Even the death scenes have been overhauled. In the old games, when you failed and she died, Lara Croft would just lie down like she decided to take a nap right there, even in molten lava, with a disappointed sigh that sounds like she just remembered she left the lights on when she left the house. Now the death animations have the feel of full-on 80s Italian horror movie deaths in all their gruesomeness. They’re truly horrible to watch. We’re talking almost Dario Argento, Lucio Fulci levels of nastiness here.

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This puts me in mind of horror movies, and back to Carol Klover’s seminal study MEN, WOMEN AND CHAINSAWS. Suddenly, it dawns on me: the new Lara Croft is The Last Girl. The whole game is what’s usually the final act of a slasher movie where the Last Girl turns from victim to avenger, and here Lara Croft has a whole island full of murderous bogeymen to kill before they kill her and her friends. It makes the most sense to look at the story as a horror story, a descent into darkness, a symbolic death and rebirth as a rite of passage. The amount of torture that Lara Croft goes through in this game, to the point where she emerges from a pool of blood like a goddess of death is not an accidental piece of symbolism.

If there’s any reason not to dismiss the new game as a piece of torture porn, it’s down to its writer RHIANNA PRATCHETT. Apart from being female and therefore able to steer the game’s story away from any creepy moments of misogyny and sexism, Pratchett is a smart, savvy writer who’s fully aware of the themes, subtexts and potential booby traps a story like this contains to, if not avoid them, at least try to mitigate them a bit. What I’ve seen of the game has done its best to avoid sexism but it’s almost impossible to prevent the Male Gaze from intruding, especially when players spend the whole game close up behind and with a full view of her bum whole she moans and groans more than most pr0n videos do. For every Lara Croft fan who celebrates her strength and heroism, there are a lot of creepy dudes who fantasise about seeing her suffering and “getting her comeuppance”. She has been a symbol for both female empowerment and male resentment for as long as her games have been around.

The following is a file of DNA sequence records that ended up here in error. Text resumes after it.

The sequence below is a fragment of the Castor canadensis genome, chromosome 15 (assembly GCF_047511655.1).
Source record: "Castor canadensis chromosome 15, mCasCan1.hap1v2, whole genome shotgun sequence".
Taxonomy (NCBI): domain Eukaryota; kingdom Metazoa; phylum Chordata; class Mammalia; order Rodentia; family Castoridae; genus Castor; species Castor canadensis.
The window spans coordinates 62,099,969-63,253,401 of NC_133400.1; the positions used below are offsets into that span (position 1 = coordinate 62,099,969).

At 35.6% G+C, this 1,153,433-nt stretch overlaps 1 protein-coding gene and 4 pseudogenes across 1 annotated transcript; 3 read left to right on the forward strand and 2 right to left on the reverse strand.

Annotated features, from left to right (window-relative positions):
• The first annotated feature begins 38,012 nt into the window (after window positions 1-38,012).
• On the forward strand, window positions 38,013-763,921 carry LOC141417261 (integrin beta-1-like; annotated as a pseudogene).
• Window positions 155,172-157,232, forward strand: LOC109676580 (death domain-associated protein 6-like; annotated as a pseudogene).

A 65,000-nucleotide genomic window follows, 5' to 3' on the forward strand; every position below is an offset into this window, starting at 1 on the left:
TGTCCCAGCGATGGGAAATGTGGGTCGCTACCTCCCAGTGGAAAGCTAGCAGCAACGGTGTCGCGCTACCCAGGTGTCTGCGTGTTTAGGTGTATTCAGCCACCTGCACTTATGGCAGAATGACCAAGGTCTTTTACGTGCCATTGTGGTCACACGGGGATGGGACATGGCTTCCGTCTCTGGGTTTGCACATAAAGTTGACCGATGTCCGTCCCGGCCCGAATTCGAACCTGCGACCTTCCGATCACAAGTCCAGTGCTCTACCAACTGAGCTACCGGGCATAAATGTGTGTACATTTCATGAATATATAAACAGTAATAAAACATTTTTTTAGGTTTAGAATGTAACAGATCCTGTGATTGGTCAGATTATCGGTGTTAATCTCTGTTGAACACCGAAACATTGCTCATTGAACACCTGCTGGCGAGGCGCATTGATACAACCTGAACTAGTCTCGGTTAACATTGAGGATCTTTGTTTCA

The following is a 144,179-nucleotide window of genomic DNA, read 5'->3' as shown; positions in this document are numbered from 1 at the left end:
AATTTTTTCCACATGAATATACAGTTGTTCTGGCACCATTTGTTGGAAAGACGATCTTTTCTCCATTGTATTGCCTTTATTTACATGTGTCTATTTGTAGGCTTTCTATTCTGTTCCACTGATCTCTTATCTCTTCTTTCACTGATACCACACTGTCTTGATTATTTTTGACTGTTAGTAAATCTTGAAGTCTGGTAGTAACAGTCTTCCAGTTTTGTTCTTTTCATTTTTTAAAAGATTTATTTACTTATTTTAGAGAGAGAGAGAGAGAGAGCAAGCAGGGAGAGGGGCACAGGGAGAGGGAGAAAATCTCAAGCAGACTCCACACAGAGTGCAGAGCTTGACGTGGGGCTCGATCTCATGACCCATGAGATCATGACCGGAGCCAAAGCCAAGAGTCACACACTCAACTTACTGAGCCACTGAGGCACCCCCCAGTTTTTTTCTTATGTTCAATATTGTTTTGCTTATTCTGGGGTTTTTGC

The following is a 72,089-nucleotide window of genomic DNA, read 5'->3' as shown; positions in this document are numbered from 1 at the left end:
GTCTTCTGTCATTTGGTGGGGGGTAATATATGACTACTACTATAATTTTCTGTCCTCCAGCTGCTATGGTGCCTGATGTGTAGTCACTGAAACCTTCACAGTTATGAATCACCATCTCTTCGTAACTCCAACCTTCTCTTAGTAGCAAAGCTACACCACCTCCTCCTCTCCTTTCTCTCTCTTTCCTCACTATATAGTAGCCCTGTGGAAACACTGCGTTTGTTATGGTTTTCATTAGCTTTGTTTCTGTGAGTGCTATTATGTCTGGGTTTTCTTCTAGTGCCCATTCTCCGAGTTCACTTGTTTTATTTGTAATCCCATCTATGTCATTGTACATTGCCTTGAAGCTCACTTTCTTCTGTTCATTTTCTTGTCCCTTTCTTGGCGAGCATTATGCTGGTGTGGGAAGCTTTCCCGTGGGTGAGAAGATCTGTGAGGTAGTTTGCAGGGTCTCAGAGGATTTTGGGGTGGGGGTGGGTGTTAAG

These are the contradictions that the game has to bear. Maybe it’s the contradiction of pop culture entertainment. There are so many dissonant factors smashing up against each other in the game that demand our suspension of disbelief. Lara Croft suffers enough injuries in the first 20 minutes of the story alone to put a real life person out of action for weeks with PTSD. She should not be able to run or jump after getting a spike through her side, even if it missed an artery or major organ. A twisted ankle would not have let her run or jump minutes later. In real life, there is no such thing as “only a flesh wound”. By the end of the game, her body is probably going to be an intimidating map of permanent scars. This is the movie and game version of injury and recovery. If you turn off any notions of realism and treat this game symbolically, then you’re on more interesting and open ground.

The game has been in development for years, but its finally coming out now at a time when gender, sexism and misogyny are a big deal in both videogaming and society at large might make it a timely release. TOMB RAIDER 2013 could be a pop culture flashpoint in that respect. It’s not hard to imagine all the horrible homicidal maniacs she strangles, shoots, garrotes, stabs and blows up as representations of every sexist scumbag internet troll you’ve ever read. It might actually make the game more fun.

And catharsis is always a good thing.

Pushing Lara to kill at lookitmoves@gmail.com

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Look! It Moves! © Adisakdi Tantimedh